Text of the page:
Cattle are at the heart of the Maasai way of life. From being a food source to serving as construction material for their homes, cattle have been an essential part of Maasai culture, business, and tradition for centuries. 

The Maasai believe that God gave them their land for the cattle to live on, which influenced their nomadic lifestyle. As they move across the land, they search for the best pastures to feed their cows. Aside from being a source of meat and milk, the Maasai

extract blood to drink using a bow and arrow. Sometimes the blood is mixed with milk and is enjoyed during celebrations. The Maasai also use the horn of the cow during celebrations or festivities. Elder community members will put alcohol into the hollow horns and drink out of them, and the horns are also blown during traditional ceremonies. In addition to using cattle for food, drink, and celebrations, the cow dung plays a vital role in constructing Maasai homes, or bomas. Traditional bomas are made from a combination of cow dung and dirt. The dung acts as a cement to hold the dirt together and even holds up well in the rain!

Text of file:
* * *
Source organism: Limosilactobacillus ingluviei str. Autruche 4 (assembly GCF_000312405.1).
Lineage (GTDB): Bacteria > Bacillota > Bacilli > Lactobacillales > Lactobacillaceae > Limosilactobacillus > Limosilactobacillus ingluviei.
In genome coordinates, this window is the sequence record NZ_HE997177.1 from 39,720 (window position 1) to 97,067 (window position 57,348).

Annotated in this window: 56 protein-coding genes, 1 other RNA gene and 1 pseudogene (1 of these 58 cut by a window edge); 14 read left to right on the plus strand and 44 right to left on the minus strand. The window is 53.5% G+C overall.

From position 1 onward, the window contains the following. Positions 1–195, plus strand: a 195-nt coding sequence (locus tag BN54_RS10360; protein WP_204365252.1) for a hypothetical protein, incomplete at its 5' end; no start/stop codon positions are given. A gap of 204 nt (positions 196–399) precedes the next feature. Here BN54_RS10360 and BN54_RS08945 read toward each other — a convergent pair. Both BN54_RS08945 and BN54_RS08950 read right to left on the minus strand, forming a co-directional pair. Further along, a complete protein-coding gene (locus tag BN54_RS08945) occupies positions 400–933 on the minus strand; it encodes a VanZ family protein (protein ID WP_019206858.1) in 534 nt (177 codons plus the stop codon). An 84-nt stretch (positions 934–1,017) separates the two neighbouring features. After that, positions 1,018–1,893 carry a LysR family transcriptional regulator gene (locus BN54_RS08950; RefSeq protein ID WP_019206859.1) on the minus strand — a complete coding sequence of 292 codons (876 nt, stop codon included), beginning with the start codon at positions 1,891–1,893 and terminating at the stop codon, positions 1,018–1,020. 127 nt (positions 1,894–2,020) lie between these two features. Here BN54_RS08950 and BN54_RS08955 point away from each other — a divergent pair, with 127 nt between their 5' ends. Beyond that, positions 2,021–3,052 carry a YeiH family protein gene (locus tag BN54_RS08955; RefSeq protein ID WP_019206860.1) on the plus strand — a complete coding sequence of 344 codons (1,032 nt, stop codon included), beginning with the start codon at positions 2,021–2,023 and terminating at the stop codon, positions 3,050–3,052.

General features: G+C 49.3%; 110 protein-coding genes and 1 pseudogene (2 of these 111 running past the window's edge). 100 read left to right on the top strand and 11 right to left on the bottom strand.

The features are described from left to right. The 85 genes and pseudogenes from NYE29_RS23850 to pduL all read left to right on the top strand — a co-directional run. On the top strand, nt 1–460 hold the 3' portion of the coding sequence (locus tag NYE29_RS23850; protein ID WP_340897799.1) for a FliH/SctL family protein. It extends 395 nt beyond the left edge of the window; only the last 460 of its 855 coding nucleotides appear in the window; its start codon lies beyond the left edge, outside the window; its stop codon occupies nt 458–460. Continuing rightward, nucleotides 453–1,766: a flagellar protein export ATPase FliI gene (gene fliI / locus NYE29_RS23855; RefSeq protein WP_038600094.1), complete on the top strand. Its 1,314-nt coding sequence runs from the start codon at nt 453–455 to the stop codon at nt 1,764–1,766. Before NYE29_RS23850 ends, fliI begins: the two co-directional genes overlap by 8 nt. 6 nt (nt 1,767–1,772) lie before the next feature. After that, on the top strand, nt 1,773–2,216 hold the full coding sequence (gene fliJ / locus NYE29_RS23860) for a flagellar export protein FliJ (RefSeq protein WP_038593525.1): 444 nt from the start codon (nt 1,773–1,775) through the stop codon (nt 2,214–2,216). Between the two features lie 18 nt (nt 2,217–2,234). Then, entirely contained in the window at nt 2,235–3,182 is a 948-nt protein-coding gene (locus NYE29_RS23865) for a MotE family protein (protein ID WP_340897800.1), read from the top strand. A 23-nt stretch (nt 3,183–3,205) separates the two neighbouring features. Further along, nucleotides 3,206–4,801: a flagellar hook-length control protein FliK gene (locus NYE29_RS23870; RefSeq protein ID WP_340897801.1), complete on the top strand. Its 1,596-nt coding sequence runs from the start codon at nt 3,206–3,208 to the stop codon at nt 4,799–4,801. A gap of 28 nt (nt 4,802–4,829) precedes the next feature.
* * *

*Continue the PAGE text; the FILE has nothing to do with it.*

Cattle also serve as an important mechanism for economic transactions between the Maasai. If you need to visit the village medicine man, be sure to bring cattle so that you leave with the medicine you need! Cattle are also used to pay for food, goods, and even dowries. As Maasai grow up, they accumulate more and more cattle, which is a sign of wealth.

Never ask a Maasai how much cattle they have – the Maasai believe that counting cattle brings bad luck! The Maasai also do not assign numbers to their cattle. They think that if you genuinely love your cattle, you should know them by heart. Each cow has different markings, which allows the Maasai to tell them apart. The Maasai deeply care about and respect their cattle, which is why it is critical to support their pastoral ways of life.